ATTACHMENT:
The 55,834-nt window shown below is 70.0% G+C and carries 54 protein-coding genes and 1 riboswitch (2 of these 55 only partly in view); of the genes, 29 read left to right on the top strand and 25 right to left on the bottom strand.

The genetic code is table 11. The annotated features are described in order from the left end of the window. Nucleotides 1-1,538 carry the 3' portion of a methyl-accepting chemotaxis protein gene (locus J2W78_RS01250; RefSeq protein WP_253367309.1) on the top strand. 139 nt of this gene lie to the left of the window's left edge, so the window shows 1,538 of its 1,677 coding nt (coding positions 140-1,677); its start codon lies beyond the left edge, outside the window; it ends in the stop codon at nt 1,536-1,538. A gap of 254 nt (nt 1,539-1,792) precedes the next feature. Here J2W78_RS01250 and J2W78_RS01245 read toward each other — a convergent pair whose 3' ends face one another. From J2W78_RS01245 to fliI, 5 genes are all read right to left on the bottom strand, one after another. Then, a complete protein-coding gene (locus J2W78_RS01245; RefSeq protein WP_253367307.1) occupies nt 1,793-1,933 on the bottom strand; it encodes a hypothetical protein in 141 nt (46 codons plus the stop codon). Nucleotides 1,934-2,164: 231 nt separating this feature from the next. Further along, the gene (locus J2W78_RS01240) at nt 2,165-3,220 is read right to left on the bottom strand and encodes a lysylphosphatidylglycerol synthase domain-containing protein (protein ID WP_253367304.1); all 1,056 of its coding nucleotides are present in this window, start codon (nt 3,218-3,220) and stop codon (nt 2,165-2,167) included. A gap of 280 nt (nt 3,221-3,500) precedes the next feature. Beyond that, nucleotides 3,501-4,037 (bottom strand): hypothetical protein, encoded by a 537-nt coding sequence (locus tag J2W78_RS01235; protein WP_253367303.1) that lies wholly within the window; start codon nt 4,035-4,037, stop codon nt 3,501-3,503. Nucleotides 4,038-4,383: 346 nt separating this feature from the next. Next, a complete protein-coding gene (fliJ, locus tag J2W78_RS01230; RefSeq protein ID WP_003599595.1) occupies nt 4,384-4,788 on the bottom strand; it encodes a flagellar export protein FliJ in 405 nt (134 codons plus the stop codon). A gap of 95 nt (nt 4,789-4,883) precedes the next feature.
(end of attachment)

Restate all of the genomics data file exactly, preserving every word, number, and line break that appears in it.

The 55,834-nt window shown below is 70.0% G+C and carries 54 protein-coding genes and 1 riboswitch (2 of these 55 only partly in view); of the genes, 29 read left to right on the top strand and 25 right to left on the bottom strand.

The genetic code is table 11. The annotated features are described in order from the left end of the window. Nucleotides 1-1,538 carry the 3' portion of a methyl-accepting chemotaxis protein gene (locus J2W78_RS01250; RefSeq protein WP_253367309.1) on the top strand. 139 nt of this gene lie to the left of the window's left edge, so the window shows 1,538 of its 1,677 coding nt (coding positions 140-1,677); its start codon lies beyond the left edge, outside the window; it ends in the stop codon at nt 1,536-1,538. A gap of 254 nt (nt 1,539-1,792) precedes the next feature. Here J2W78_RS01250 and J2W78_RS01245 read toward each other — a convergent pair whose 3' ends face one another. From J2W78_RS01245 to fliI, 5 genes are all read right to left on the bottom strand, one after another. Then, a complete protein-coding gene (locus J2W78_RS01245; RefSeq protein WP_253367307.1) occupies nt 1,793-1,933 on the bottom strand; it encodes a hypothetical protein in 141 nt (46 codons plus the stop codon). Nucleotides 1,934-2,164: 231 nt separating this feature from the next. Further along, the gene (locus J2W78_RS01240) at nt 2,165-3,220 is read right to left on the bottom strand and encodes a lysylphosphatidylglycerol synthase domain-containing protein (protein ID WP_253367304.1); all 1,056 of its coding nucleotides are present in this window, start codon (nt 3,218-3,220) and stop codon (nt 2,165-2,167) included. A gap of 280 nt (nt 3,221-3,500) precedes the next feature. Beyond that, nucleotides 3,501-4,037 (bottom strand): hypothetical protein, encoded by a 537-nt coding sequence (locus tag J2W78_RS01235; protein WP_253367303.1) that lies wholly within the window; start codon nt 4,035-4,037, stop codon nt 3,501-3,503. Nucleotides 4,038-4,383: 346 nt separating this feature from the next. Next, a complete protein-coding gene (fliJ, locus tag J2W78_RS01230; RefSeq protein ID WP_003599595.1) occupies nt 4,384-4,788 on the bottom strand; it encodes a flagellar export protein FliJ in 405 nt (134 codons plus the stop codon). A gap of 95 nt (nt 4,789-4,883) precedes the next feature.